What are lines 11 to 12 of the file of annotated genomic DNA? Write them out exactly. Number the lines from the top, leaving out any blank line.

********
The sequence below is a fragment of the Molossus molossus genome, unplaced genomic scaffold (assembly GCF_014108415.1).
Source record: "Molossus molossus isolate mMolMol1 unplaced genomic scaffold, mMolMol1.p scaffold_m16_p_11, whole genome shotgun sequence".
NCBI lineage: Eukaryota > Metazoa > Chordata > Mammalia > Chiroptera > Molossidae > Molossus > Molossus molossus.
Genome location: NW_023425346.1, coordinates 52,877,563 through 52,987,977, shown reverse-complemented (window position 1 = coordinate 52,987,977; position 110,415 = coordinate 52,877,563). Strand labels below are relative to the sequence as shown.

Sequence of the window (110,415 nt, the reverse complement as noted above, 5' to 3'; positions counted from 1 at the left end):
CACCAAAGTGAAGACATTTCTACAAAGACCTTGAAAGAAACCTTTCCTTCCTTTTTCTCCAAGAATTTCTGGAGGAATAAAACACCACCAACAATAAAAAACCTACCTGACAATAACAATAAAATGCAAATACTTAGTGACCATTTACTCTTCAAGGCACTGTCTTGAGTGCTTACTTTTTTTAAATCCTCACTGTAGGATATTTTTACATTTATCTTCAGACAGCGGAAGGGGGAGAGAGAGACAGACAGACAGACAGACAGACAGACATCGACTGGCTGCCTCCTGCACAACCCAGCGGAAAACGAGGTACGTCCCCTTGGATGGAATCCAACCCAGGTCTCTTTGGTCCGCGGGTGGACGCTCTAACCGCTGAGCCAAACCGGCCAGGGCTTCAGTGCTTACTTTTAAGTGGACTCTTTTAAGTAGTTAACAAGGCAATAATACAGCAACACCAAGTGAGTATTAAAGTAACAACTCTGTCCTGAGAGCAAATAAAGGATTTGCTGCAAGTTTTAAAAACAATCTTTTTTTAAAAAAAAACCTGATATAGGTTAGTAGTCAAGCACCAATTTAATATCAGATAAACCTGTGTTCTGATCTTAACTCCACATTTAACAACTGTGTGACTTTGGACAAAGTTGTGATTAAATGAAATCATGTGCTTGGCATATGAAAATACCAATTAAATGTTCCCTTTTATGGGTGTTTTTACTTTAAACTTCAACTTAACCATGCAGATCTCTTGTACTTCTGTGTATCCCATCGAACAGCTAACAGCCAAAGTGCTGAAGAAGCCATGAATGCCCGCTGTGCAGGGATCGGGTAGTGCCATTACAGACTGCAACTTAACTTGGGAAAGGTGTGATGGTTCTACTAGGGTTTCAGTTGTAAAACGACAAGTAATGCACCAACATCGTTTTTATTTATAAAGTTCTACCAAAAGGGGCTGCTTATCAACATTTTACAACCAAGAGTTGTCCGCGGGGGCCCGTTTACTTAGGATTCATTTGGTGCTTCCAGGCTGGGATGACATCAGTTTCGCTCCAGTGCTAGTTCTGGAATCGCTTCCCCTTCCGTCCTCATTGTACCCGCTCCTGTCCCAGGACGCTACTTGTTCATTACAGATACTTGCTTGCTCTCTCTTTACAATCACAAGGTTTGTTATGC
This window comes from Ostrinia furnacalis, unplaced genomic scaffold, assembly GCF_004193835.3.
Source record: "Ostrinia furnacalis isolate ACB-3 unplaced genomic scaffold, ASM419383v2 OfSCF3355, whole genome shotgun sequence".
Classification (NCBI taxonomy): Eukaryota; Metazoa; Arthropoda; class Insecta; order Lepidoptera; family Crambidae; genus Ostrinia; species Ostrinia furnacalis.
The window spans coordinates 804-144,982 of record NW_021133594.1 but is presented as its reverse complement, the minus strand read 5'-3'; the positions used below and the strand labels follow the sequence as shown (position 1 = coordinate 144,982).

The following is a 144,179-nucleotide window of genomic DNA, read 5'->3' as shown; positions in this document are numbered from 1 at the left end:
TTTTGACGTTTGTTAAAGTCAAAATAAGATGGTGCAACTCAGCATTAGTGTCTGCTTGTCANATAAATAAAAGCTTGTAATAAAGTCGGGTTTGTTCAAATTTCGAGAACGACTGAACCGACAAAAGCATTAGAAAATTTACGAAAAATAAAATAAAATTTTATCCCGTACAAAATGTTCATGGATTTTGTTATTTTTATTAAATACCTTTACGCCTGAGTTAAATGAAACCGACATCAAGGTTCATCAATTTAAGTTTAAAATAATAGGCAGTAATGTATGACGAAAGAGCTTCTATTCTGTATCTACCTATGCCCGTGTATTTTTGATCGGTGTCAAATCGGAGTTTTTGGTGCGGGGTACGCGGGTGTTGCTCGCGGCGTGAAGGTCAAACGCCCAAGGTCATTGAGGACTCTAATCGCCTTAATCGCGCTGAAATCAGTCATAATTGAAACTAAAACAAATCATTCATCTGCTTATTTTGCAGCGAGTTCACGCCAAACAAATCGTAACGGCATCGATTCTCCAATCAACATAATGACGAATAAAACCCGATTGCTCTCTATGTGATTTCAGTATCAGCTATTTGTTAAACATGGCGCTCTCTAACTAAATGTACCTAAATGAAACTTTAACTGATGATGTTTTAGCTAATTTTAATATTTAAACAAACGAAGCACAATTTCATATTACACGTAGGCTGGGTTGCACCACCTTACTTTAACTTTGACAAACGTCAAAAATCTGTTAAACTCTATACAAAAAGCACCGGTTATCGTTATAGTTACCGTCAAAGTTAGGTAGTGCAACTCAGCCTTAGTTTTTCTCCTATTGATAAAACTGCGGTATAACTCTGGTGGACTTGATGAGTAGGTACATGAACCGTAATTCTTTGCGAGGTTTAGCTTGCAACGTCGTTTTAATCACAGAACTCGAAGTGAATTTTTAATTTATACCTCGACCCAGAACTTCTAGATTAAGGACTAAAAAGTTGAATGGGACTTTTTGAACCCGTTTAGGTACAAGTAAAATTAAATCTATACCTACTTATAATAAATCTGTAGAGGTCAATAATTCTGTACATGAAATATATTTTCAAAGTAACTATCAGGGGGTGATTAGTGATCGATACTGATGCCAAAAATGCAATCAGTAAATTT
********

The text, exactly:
The following is a 144,179-nucleotide window of genomic DNA, read 5'->3' as shown; positions in this document are numbered from 1 at the left end:
TTTTGACGTTTGTTAAAGTCAAAATAAGATGGTGCAACTCAGCATTAGTGTCTGCTTGTCANATAAATAAAAGCTTGTAATAAAGTCGGGTTTGTTCAAATTTCGAGAACGACTGAACCGACAAAAGCATTAGAAAATTTACGAAAAATAAAATAAAATTTTATCCCGTACAAAATGTTCATGGATTTTGTTATTTTTATTAAATACCTTTACGCCTGAGTTAAATGAAACCGACATCAAGGTTCATCAATTTAAGTTTAAAATAATAGGCAGTAATGTATGACGAAAGAGCTTCTATTCTGTATCTACCTATGCCCGTGTATTTTTGATCGGTGTCAAATCGGAGTTTTTGGTGCGGGGTACGCGGGTGTTGCTCGCGGCGTGAAGGTCAAACGCCCAAGGTCATTGAGGACTCTAATCGCCTTAATCGCGCTGAAATCAGTCATAATTGAAACTAAAACAAATCATTCATCTGCTTATTTTGCAGCGAGTTCACGCCAAACAAATCGTAACGGCATCGATTCTCCAATCAACATAATGACGAATAAAACCCGATTGCTCTCTATGTGATTTCAGTATCAGCTATTTGTTAAACATGGCGCTCTCTAACTAAATGTACCTAAATGAAACTTTAACTGATGATGTTTTAGCTAATTTTAATATTTAAACAAACGAAGCACAATTTCATATTACACGTAGGCTGGGTTGCACCACCTTACTTTAACTTTGACAAACGTCAAAAATCTGTTAAACTCTATACAAAAAGCACCGGTTATCGTTATAGTTACCGTCAAAGTTAGGTAGTGCAACTCAGCCTTAGTTTTTCTCCTATTGATAAAACTGCGGTATAACTCTGGTGGACTTGATGAGTAGGTACATGAACCGTAATTCTTTGCGAGGTTTAGCTTGCAACGTCGTTTTAATCACAGAACTCGAAGTGAATTTTTAATTTATACCTCGACCCAGAACTTCTAGATTAAGGACTAAAAAGTTGAATGGGACTTTTTGAACCCGTTTAGGTACAAGTAAAATTAAATCTATACCTACTTATAATAAATCTGTAGAGGTCAATAATTCTGTACATGAAATATATTTTCAAAGTAACTATCAGGGGGTGATTAGTGATCGATACTGATGCCAAAAATGCAATCAGTAAATTT